SUSSEX POLICE has been criticised for the way fracking protests were handled.

A peer group review conducted by Essex Police and Hertfordshire Constabulary has highlighted Sussex Police’s failures during last summer’s protests near Balcombe.

At its height, the protest saw more than 1,000 campaigners flock from across the country to the outskirts of the sleepy Mid Sussex village, leading to 126 arrests.

Protesters lined the grass verges on the side of the B2036 London Road and set up a camp complete with a kitchen, meditating tent, crèche and shower facilities between July and late September last year.

The review, published this week, has condemned the policing operation – called Operation Mansell – for failing to react quickly, being caught off guard and leaving the force with a “toxic debt”.

And it said that in some departments up to half of the staff were on leave at some point during the protest.

The report, compiled by Detective Chief Constable Andy Adams of Hertfordshire Constabulary, found a slow start had hindered the operation.

It said: “There was no clear evidence anybody knew where the ownership lay which led to early intelligence being missed at this time.

“It became very clear that a substantial operation was needed to respond to the emerging events and that the force had been caught ‘off guard’ with this issue.”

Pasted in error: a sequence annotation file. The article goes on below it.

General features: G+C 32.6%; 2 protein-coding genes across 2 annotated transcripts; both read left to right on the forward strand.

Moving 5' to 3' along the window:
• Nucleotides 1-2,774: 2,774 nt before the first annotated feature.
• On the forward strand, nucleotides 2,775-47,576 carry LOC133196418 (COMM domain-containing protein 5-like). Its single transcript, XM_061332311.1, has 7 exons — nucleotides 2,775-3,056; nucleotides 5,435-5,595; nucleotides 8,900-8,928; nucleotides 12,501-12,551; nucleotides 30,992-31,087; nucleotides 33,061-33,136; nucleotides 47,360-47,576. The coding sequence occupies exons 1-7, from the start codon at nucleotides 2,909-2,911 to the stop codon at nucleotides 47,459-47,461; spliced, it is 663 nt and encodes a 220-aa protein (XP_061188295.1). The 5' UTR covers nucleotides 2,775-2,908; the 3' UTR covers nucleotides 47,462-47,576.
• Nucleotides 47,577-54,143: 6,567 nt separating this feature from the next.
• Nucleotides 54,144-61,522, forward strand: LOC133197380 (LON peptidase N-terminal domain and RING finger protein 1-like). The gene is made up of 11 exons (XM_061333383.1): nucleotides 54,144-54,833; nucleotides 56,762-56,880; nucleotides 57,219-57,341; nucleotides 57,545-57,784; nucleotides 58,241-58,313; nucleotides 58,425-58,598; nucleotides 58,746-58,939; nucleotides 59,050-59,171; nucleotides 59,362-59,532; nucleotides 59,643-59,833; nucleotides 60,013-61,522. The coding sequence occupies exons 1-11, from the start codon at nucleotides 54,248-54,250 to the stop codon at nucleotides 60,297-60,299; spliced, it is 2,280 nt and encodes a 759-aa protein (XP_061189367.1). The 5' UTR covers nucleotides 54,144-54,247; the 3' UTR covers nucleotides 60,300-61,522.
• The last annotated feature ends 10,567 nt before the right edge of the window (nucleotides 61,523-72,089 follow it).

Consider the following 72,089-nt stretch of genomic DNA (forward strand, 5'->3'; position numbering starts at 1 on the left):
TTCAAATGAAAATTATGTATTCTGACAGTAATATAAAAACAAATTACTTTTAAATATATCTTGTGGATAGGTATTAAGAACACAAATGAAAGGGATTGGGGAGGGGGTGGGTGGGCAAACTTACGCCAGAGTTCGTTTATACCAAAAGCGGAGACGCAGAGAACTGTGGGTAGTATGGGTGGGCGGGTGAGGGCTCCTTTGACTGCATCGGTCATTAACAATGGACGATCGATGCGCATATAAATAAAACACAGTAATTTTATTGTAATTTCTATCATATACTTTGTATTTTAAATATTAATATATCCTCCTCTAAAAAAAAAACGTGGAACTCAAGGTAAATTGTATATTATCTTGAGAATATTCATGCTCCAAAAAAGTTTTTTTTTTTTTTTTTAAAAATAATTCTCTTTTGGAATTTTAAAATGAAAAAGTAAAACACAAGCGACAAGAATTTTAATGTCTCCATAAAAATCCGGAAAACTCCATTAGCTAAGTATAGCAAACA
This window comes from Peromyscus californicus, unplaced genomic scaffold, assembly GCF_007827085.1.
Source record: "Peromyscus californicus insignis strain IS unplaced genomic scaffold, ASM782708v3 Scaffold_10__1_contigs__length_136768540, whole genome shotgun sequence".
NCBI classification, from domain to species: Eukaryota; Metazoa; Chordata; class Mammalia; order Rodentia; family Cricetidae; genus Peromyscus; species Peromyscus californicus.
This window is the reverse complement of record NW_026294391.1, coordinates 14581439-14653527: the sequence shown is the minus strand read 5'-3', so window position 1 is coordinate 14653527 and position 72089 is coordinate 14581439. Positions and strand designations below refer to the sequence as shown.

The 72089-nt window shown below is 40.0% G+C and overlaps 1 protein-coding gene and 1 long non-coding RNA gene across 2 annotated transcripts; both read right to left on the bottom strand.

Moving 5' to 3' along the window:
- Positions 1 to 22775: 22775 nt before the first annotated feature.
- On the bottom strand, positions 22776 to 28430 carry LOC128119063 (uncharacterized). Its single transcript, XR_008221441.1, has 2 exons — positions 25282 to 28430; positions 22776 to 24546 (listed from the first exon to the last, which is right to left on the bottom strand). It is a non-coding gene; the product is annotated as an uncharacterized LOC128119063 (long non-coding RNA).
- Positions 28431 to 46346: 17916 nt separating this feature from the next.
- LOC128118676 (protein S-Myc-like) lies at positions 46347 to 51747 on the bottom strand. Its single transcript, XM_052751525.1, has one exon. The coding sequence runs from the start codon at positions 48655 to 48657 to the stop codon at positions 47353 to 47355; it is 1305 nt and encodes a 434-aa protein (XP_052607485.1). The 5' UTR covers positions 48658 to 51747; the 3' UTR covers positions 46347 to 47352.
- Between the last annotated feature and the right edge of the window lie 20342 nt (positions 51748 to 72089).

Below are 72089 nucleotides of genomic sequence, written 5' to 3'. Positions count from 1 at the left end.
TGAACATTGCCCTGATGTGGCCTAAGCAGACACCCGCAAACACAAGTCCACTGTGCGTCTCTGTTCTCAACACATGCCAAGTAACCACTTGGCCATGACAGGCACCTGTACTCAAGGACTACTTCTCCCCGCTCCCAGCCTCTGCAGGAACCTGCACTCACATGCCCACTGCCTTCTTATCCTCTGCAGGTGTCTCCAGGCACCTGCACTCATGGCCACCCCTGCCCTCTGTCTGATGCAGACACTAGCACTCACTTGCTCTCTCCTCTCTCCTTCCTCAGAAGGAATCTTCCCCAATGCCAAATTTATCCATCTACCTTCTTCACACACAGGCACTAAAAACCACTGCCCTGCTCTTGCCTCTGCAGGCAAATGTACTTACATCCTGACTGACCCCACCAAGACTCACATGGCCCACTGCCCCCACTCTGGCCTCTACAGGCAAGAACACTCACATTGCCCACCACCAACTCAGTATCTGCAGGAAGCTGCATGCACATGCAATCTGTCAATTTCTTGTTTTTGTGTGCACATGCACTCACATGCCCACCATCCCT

The report said the role of Police and Crime Commissioner (PCC) Katy Bourne had not been fully considered.

It found there needed to be a clearer agreement between her and the Chief Constable and the crossover in duties created confusion and a challenging environment for senior officers.

Sussex Police Assistant Chief Constable Steve Barry admitted the force had not reacted quickly enough to the developments in July.

He said: “The initial policing response appeared slow as the intelligence and information at that time indicated that any protests could be managed locally by the division.

“It was in the last days of July that we became aware of the size and complexity of the situation and it was at that point that it became a force level operation.

“In Sussex it is normal practice for us to appoint a member of the Association of Chief Police Officers for a force level operation.

“They provided an oversight for this dynamic operation and acted as a conduit between the force and the PCC.

“The commissioner played a valuable role in scrutinising the policing operation on behalf of the public.

“We continue to work on the different aspects of our roles and how they complement each other.”

Among the other problems highlighted in the review was staffing.

The report said: “Resourcing issues were compounded by the fact that in some parts of the force evidence suggests there was an unofficial leave policy running with, in some cases, up to 50% of resources allowed to take leave at any one time.

“This directly affected the force’s ability to meet its own mobilisation levels.

“There were officers shown as working on force duty systems whose line managers had given them time off without any audit trail or recognition of the impact this could have outside their own departments.”

ACC Barry insisted the force made the best of the resources made available.

He said: “This was an extremely busy time for the force with a number of pre-planned policing commitments, such as Pride, football at The Amex, 999 open days and Goodwood racing.